Ruben Navarrette: Detention of children from Central America at border is beneath U.S.
He says immigration officials keep them in inhumane conditions or bus them to Arizona
Navarrette: Nativists are wrong to say it's part of an Obama amnesty plan
He says U.S. has a right to protect its borders, but this is unconscionable
Editor’s Note: Ruben Navarrette is a CNN contributor and a nationally syndicated columnist with the Washington Post Writers Group. Follow him on Twitter: @rubennavarrette. The opinions expressed in this commentary are solely those of the author.
Where did our country go? Americans are known around the world as a good and compassionate people – with a soft spot for children.
And, although you wouldn’t know it from watching a ghastly detention drama currently playing out in the Southwest, law enforcement and the legal system have built-in safeguards that acknowledge the simple fact that children are different from adults, and thus cannot be treated the same.
The Department of Homeland Security and Immigration and Customs Enforcement seem to have forgotten that. These agencies are currently warehousing hundreds of children from Guatemala, Honduras and El Salvador who have, in recent months, streamed across the Texas-Mexico border.
According to media reports, the group is a mixture of unaccompanied minors sent by their parents, toddlers traveling with their mothers, and children who are alone and trying to reunite with their parents in the United States.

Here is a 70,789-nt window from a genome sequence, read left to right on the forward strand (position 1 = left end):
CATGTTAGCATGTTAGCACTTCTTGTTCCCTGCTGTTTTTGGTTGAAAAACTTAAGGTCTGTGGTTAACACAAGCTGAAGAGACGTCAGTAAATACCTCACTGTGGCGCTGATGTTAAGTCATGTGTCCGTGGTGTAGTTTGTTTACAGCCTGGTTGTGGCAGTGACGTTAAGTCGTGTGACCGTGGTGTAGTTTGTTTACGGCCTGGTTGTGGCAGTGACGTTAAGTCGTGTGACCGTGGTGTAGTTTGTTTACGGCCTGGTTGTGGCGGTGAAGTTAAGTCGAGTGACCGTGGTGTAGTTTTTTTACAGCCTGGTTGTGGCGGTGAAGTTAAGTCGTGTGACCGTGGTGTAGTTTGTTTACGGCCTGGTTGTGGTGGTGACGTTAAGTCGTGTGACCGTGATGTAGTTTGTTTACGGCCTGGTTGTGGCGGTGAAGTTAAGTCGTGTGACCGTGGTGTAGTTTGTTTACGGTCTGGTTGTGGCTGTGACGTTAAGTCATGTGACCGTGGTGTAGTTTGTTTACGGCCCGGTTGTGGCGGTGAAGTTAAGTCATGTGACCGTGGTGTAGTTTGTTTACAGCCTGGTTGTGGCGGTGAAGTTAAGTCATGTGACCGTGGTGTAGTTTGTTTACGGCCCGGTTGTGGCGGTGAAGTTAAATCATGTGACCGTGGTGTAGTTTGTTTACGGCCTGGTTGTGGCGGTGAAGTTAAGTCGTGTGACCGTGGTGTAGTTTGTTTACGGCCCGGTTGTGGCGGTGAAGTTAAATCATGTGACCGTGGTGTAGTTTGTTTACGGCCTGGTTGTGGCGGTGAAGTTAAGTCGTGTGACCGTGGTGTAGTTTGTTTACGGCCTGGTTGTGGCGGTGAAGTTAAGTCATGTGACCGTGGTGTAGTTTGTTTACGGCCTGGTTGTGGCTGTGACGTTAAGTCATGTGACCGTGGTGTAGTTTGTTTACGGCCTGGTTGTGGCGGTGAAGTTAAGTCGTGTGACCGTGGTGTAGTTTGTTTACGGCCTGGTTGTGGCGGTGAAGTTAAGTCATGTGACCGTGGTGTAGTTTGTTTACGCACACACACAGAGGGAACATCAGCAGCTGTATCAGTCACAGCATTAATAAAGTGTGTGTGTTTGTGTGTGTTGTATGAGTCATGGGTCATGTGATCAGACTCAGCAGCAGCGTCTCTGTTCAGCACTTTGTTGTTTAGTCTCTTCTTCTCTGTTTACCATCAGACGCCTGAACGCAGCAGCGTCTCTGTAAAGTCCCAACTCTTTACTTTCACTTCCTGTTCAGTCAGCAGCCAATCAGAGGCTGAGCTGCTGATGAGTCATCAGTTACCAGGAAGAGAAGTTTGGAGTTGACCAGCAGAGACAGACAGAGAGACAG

These youngsters are a long way from home and many appear to have gotten this far by jumping aboard passenger trains that run from the Mexico-Guatemala border to the northern cities of Mexico, and then joining up with “coyotes” (smugglers) who brought them across or, in some cases, merely pointed the way.
Once they arrived, they were taken into custody by U.S. immigration officials. According to immigration attorneys who represent some of these children, many are being held in freezing holding cells intended for fewer inhabitants and shorter stays. These aren’t jail cells as much as temporary holding rooms nicknamed “hieleras,” or ice chests. CNN has reported that the border facilities lack “enough food, beds or sanitary facilities to provide for the children.”
These are the lucky ones. Federal immigration officials have loaded hundreds of others on buses and transported them across state lines, only to drop them at bus stations in states like Arizona with nothing more than a notice to appear before an immigration judge – a scribbled piece of paper representing a feeble attempt at accountability, which most of these people are likely to ignore as they wander off and fade into society.
President Barack Obama called it “an urgent humanitarian situation requiring a unified and coordinated federal response.” And Homeland Security Secretary Jeh Johnson said his department other agencies would work together to ensure a “rapid government-wide response in the short-term and to undertake broader, longer-term reforms to address the root cause behind these recent migration trends.”